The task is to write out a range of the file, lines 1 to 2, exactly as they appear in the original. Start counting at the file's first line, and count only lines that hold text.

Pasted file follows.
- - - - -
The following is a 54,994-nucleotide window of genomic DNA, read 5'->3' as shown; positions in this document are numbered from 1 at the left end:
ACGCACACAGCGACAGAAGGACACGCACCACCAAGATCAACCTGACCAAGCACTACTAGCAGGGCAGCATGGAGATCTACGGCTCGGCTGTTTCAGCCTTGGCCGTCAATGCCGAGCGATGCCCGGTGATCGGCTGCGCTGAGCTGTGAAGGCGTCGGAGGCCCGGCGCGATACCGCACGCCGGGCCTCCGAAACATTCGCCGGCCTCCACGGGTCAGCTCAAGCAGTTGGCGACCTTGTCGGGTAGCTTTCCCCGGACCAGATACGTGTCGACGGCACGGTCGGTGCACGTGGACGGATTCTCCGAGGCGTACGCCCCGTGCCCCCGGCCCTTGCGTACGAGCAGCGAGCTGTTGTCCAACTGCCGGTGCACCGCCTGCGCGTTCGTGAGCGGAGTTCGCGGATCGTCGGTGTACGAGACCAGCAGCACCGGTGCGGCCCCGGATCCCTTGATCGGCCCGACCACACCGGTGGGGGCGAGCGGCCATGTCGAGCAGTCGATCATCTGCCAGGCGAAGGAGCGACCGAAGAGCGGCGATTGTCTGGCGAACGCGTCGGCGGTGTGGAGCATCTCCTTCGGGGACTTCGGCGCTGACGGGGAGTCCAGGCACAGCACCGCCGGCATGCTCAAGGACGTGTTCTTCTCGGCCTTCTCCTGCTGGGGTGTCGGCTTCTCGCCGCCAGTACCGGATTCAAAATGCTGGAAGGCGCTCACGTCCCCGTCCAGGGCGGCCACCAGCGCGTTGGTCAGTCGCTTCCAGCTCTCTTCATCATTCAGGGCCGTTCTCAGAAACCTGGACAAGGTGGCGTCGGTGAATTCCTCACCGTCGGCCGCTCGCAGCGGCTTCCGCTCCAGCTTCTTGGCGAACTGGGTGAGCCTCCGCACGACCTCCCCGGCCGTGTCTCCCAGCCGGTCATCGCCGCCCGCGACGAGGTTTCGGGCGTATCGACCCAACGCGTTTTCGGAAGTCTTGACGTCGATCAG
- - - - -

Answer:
The following is a 54,994-nucleotide window of genomic DNA, read 5'->3' as shown; positions in this document are numbered from 1 at the left end:
ACGCACACAGCGACAGAAGGACACGCACCACCAAGATCAACCTGACCAAGCACTACTAGCAGGGCAGCATGGAGATCTACGGCTCGGCTGTTTCAGCCTTGGCCGTCAATGCCGAGCGATGCCCGGTGATCGGCTGCGCTGAGCTGTGAAGGCGTCGGAGGCCCGGCGCGATACCGCACGCCGGGCCTCCGAAACATTCGCCGGCCTCCACGGGTCAGCTCAAGCAGTTGGCGACCTTGTCGGGTAGCTTTCCCCGGACCAGATACGTGTCGACGGCACGGTCGGTGCACGTGGACGGATTCTCCGAGGCGTACGCCCCGTGCCCCCGGCCCTTGCGTACGAGCAGCGAGCTGTTGTCCAACTGCCGGTGCACCGCCTGCGCGTTCGTGAGCGGAGTTCGCGGATCGTCGGTGTACGAGACCAGCAGCACCGGTGCGGCCCCGGATCCCTTGATCGGCCCGACCACACCGGTGGGGGCGAGCGGCCATGTCGAGCAGTCGATCATCTGCCAGGCGAAGGAGCGACCGAAGAGCGGCGATTGTCTGGCGAACGCGTCGGCGGTGTGGAGCATCTCCTTCGGGGACTTCGGCGCTGACGGGGAGTCCAGGCACAGCACCGCCGGCATGCTCAAGGACGTGTTCTTCTCGGCCTTCTCCTGCTGGGGTGTCGGCTTCTCGCCGCCAGTACCGGATTCAAAATGCTGGAAGGCGCTCACGTCCCCGTCCAGGGCGGCCACCAGCGCGTTGGTCAGTCGCTTCCAGCTCTCTTCATCATTCAGGGCCGTTCTCAGAAACCTGGACAAGGTGGCGTCGGTGAATTCCTCACCGTCGGCCGCTCGCAGCGGCTTCCGCTCCAGCTTCTTGGCGAACTGGGTGAGCCTCCGCACGACCTCCCCGGCCGTGTCTCCCAGCCGGTCATCGCCGCCCGCGACGAGGTTTCGGGCGTATCGACCCAACGCGTTTTCGGAAGTCTTGACGTCGATCAG